Wednesday, July 22, 2015

"John Three Sixteen", 11"x 14", colored pencils on slate gray Mi-Teintes paper.

Many of us are often plagued by a sense within us that we can not quite put our finger on. It can cause us stress, confusion, disillusionment with our lives, or a vague uneasiness that something just is not right. This can become quite heavy at times. We see that the modern lifestyle is filled with anxieties of every kind. Some attempt to answer this inner agitation with constant activity, working as much as humanly possible, or drugs, alcohol, and a myriad of other distractions. Some watch TV, sleep too much, or party in order to push it away. Others attempt to fill it with philosophies and gather to themselves every scientific notion that seems to render even considering the weightier things in life as unimportant. Today we fill our lives with so much noise it seems we want to shut off a deep part of ourselves and avoid it completely. We can blame this inner turmoil on external things that can be seen, such as bad marriages, difficult people, or bitterness with those who have hurt or mistreated us.

Have you ever felt a restlessness deep inside, a place that seems unreachable? Augustine of Hippo wrote, "You have made us for yourself, O Lord, and our heart is restless until it rests in you." This emptiness has been likened to a whole in ourselves that only God can fill. A deep, melancholy, unfulfilled, yearning emptiness. Because only God can satisfy this need in us, we are left broken and disillusioned with all the things we seek to fill it with instead. The distractions or promised fulfillment in life we pursue apart from God are described as "vanity of vanities" in Ecclesiastes. If we reflect on this as we look inside ourselves, part of us knows it is all emptiness or sad attempts in the end, no matter how we try to somehow manage. Do we not get so tired of just dealing with life, simply enduring, and that is all?

The Westminster Shorter Catechism states a very important truth. “Man’s chief end is to glorify God and to enjoy him forever”. As you read the unfolding redemptive story of Scripture, you see that this is what we were truly created for. Only God can fill this void, in the person of Christ. We can not meet this deepest need ourselves. No activity, thing, or person that we so desperately try to fill it with can meet this longing. Religious notions of ones own opinions or a Christ of vague subjective ideas will also leave us unfulfilled. Every religion of man is an attempt to surmount this problem by our own bootstraps, to define God and some kind of salvation on our own terms. Before a Holy God this simply can not be done, we are fallen in sin, with hands that are empty – what can a man or woman give God? We are left bare and helpless. The only way to truly be free is to come to the living Christ. To accept the free gift of Jesus Himself - God with us, dying for us who are lost, and raised in overcoming power.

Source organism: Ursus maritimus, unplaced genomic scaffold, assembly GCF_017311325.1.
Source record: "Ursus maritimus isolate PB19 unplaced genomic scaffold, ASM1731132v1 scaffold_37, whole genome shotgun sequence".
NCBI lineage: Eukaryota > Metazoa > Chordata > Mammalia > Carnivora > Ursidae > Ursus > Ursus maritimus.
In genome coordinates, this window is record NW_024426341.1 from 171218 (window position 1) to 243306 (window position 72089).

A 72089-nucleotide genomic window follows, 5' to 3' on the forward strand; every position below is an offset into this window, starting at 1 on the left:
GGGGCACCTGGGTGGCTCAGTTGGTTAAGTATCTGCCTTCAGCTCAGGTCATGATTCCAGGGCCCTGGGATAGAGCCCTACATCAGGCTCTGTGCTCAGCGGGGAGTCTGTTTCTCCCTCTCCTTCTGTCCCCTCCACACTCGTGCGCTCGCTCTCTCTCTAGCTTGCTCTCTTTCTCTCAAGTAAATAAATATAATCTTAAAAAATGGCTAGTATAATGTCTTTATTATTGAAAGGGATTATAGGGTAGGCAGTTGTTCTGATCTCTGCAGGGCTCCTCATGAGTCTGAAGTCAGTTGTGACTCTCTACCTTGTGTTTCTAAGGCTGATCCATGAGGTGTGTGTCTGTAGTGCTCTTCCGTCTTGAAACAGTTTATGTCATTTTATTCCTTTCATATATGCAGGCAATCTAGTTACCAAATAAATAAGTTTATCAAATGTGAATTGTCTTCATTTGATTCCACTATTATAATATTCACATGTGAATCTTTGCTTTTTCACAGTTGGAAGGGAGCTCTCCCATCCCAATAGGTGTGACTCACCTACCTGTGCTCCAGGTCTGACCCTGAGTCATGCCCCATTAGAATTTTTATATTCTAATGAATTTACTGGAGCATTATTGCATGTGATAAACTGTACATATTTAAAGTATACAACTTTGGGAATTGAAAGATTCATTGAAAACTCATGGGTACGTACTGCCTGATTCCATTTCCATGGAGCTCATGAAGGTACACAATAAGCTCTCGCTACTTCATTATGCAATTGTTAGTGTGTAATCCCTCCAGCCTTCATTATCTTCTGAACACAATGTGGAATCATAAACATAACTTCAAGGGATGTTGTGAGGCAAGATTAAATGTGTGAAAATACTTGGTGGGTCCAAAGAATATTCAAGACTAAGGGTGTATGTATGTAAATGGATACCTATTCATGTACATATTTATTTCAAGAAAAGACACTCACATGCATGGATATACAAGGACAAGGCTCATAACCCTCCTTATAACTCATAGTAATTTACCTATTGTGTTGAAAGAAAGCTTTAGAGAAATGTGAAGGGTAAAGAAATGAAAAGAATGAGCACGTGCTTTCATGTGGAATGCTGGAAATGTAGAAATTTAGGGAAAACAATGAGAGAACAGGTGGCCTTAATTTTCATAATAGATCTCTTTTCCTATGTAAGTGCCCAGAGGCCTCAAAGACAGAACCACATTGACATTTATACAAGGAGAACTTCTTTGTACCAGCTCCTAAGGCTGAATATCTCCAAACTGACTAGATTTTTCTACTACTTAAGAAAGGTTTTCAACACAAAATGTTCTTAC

It is humbling when we finally see we need Him, that our own way is completely off target and self serving. We blame God for our problems as if we know better than He, or are somehow wiser. We seek every answer, idea, or thing that fancies, except the central truth we try to avoid. Yet, in all this He still loves us with mercy beyond imagination. It is not an abstract love, but a keenly personal one.

We wander, sometimes far indeed, until Redemption is received. How wonderful to have this emptiness filled. The security and completeness of ones self in He who fashioned us. It is a joy beyond anything one could express fully. It is not too good to be true, or a nice story or idea. In this free acceptance of God we rejoice ever more daily in Christ’s unbounded love. It is profound, sublime, beautiful. Praise God for the gift of His Son Jesus Christ.

“For God so loved the world, that He gave His only begotten Son, that whoever believes in Him shall not perish, but have eternal life. John 3:16.

That if you confess with your mouth Jesus as Lord, and believe in your heart that God raised Him from the dead, you will be saved; for with the heart a person believes, resulting in righteousness, and with the mouth he confesses, resulting in salvation. Romans 10:9.

This is love: not that we have loved God, but that he loved us and sent his Son to be the payment for our sins. 1 John 4:10.

Jesus said to them, "I am the bread of life; he who comes to Me will not hunger, and he who believes in Me will never thirst. John 6:35.

Artwork: © Jeffrey M Green. "John Three Sixteen", 9" x 12", colored pencils.

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